Allow more time to talk about the things you really need to discuss or ask for specific feedback. This is particularly key as we go through significant life events like COVID or anything personal. Make time to flag any specific concerns or practical needs (e.g., leave).
Making time for growth or future-focused conversations
Development 1-on-1s are critical for your employee’s growth and to sustain their motivation.
An employee may wish to know how they are progressing, or might be seeking advice on how to spend their development budget wisely. They may wish to take on bigger projects, or have new commitments in their work or personal life that require them to take a step back.
Always make time for growth conversations and be vigilant in your goal to make these conversations more valuable to each individual employee. The value they receive in these conversations will help determine their commitment to their own work and go a long way toward helping them feel valued by the company.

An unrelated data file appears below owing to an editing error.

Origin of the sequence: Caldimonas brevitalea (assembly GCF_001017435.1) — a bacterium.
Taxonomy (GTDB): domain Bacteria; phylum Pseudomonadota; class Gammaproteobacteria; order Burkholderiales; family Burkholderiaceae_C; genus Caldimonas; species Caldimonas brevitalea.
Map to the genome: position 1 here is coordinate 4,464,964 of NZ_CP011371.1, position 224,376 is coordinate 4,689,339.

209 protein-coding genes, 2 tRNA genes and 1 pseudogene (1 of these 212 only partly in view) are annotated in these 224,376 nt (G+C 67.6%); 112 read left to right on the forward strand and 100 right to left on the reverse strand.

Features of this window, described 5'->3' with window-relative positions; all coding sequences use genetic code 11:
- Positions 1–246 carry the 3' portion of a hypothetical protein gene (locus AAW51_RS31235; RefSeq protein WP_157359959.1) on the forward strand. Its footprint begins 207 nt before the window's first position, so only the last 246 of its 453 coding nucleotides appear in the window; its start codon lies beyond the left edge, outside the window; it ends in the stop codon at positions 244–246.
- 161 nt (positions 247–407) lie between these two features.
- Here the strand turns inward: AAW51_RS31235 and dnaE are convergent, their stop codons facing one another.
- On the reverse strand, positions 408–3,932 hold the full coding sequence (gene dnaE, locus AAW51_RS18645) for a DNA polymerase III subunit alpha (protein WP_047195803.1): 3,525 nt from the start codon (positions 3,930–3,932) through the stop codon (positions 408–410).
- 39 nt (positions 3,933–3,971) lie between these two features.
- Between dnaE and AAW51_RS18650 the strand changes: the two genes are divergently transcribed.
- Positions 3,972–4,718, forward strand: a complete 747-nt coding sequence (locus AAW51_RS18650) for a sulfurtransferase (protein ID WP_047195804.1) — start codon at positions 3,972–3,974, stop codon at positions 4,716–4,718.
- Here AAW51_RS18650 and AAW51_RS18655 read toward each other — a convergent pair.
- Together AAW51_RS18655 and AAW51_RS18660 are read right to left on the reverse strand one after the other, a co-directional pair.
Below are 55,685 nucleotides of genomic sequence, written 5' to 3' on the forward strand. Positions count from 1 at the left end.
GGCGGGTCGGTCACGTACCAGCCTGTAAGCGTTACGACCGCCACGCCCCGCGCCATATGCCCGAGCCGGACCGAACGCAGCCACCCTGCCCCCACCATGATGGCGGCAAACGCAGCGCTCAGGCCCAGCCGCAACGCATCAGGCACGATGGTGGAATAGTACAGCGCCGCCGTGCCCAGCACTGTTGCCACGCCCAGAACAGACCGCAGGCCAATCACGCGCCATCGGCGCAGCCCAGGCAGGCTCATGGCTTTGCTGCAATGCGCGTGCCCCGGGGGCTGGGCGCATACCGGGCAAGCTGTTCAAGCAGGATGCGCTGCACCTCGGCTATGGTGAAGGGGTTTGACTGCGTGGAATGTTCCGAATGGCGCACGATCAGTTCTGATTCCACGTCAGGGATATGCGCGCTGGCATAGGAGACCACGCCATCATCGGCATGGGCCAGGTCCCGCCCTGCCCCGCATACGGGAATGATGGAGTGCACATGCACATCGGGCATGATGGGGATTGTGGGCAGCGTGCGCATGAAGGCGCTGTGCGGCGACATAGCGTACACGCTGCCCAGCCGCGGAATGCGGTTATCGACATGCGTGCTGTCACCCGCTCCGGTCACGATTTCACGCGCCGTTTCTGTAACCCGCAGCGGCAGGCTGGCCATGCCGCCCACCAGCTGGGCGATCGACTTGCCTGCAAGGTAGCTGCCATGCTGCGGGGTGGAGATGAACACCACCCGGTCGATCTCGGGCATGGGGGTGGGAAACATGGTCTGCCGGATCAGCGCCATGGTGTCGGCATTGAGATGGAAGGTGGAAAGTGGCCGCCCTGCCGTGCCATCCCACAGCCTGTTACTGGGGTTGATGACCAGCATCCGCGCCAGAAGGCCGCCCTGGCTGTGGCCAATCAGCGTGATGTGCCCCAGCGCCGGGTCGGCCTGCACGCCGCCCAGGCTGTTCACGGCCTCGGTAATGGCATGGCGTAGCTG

Conducting lightweight reviews in 1-on-1s
Transition from traditional, once-a-year, heavy weight reviews to more continuous, real time, light-weight reviews as part your 1-on-1 check-in cadence.
In order to course-correct any deviations from the flight plan, a regular touch-point between managers and employees can go a long way toward advancing potential performers to become top performers.
Here’s a recommended cadence (Every 6 months)
- Mid-Quarter (6-8 weeks) ‘lightweight’ 1-on-1 reviews,
- End of Quarter (12 weeks) peer / 360 Feedback,
- Mid year/End of Year “Heavy Weight” Reviews focussing on Learning and Growth or Appraisals.
This provides employees and managers an average of six to eight learning and reflection cycles in a year, instead of just one in the traditional format.
Tracking with your team members on cross-functional projects and assignments
No organizational structure is perfect, particularly when it’s agile and ever-changing. Sometimes your most valuable people don’t fit neatly into your structure. These are your integrators, cross-functional hoppers; those that work “between the lines.”
1-on-1 conversations still need to happen with these individuals. Leaders must delineate who is responsible for which 1-on-1 in relation to that person (e.g. People Manager for growth conversations, functional manager for tactical conversations, etc.)
This also ensures accountability for individuals that are identified as *flight risks* or need extra support and motivation.
Learn more about using conversational performance management at your company
Want to learn more about how to create a culture of regular check-ins, lightweight reviews, and game-changing growth conversations?